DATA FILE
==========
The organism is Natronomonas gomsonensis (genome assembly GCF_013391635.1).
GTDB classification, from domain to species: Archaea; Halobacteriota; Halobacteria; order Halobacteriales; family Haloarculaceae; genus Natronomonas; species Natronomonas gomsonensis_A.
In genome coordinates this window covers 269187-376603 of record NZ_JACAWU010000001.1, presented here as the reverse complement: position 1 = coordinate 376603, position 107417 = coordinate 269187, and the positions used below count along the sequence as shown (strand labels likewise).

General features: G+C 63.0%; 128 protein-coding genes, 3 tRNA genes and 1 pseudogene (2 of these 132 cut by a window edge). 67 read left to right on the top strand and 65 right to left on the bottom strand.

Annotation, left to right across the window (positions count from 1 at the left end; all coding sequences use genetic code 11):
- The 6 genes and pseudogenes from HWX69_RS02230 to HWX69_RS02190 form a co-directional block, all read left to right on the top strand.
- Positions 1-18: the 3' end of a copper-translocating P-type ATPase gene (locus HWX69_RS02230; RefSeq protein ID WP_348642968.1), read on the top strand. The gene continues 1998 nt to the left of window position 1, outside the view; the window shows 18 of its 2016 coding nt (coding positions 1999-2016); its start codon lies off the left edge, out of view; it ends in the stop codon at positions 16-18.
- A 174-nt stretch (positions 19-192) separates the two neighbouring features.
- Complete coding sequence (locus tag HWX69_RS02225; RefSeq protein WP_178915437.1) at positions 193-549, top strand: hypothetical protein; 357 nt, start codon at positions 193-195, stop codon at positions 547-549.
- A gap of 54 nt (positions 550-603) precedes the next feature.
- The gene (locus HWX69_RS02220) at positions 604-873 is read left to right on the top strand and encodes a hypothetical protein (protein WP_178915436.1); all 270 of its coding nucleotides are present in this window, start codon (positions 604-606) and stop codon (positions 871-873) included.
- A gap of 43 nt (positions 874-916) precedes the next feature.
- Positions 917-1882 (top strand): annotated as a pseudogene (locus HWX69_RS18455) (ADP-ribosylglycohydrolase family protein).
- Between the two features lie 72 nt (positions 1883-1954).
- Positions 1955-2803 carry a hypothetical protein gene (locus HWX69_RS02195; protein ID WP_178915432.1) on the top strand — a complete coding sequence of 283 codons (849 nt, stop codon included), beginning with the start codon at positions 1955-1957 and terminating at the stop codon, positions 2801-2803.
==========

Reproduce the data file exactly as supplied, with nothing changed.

The organism is Natronomonas gomsonensis (genome assembly GCF_013391635.1).
GTDB classification, from domain to species: Archaea; Halobacteriota; Halobacteria; order Halobacteriales; family Haloarculaceae; genus Natronomonas; species Natronomonas gomsonensis_A.
In genome coordinates this window covers 269187-376603 of record NZ_JACAWU010000001.1, presented here as the reverse complement: position 1 = coordinate 376603, position 107417 = coordinate 269187, and the positions used below count along the sequence as shown (strand labels likewise).

General features: G+C 63.0%; 128 protein-coding genes, 3 tRNA genes and 1 pseudogene (2 of these 132 cut by a window edge). 67 read left to right on the top strand and 65 right to left on the bottom strand.

Annotation, left to right across the window (positions count from 1 at the left end; all coding sequences use genetic code 11):
- The 6 genes and pseudogenes from HWX69_RS02230 to HWX69_RS02190 form a co-directional block, all read left to right on the top strand.
- Positions 1-18: the 3' end of a copper-translocating P-type ATPase gene (locus HWX69_RS02230; RefSeq protein ID WP_348642968.1), read on the top strand. The gene continues 1998 nt to the left of window position 1, outside the view; the window shows 18 of its 2016 coding nt (coding positions 1999-2016); its start codon lies off the left edge, out of view; it ends in the stop codon at positions 16-18.
- A 174-nt stretch (positions 19-192) separates the two neighbouring features.
- Complete coding sequence (locus tag HWX69_RS02225; RefSeq protein WP_178915437.1) at positions 193-549, top strand: hypothetical protein; 357 nt, start codon at positions 193-195, stop codon at positions 547-549.
- A gap of 54 nt (positions 550-603) precedes the next feature.
- The gene (locus HWX69_RS02220) at positions 604-873 is read left to right on the top strand and encodes a hypothetical protein (protein WP_178915436.1); all 270 of its coding nucleotides are present in this window, start codon (positions 604-606) and stop codon (positions 871-873) included.
- A gap of 43 nt (positions 874-916) precedes the next feature.
- Positions 917-1882 (top strand): annotated as a pseudogene (locus HWX69_RS18455) (ADP-ribosylglycohydrolase family protein).
- Between the two features lie 72 nt (positions 1883-1954).
- Positions 1955-2803 carry a hypothetical protein gene (locus HWX69_RS02195; protein ID WP_178915432.1) on the top strand — a complete coding sequence of 283 codons (849 nt, stop codon included), beginning with the start codon at positions 1955-1957 and terminating at the stop codon, positions 2801-2803.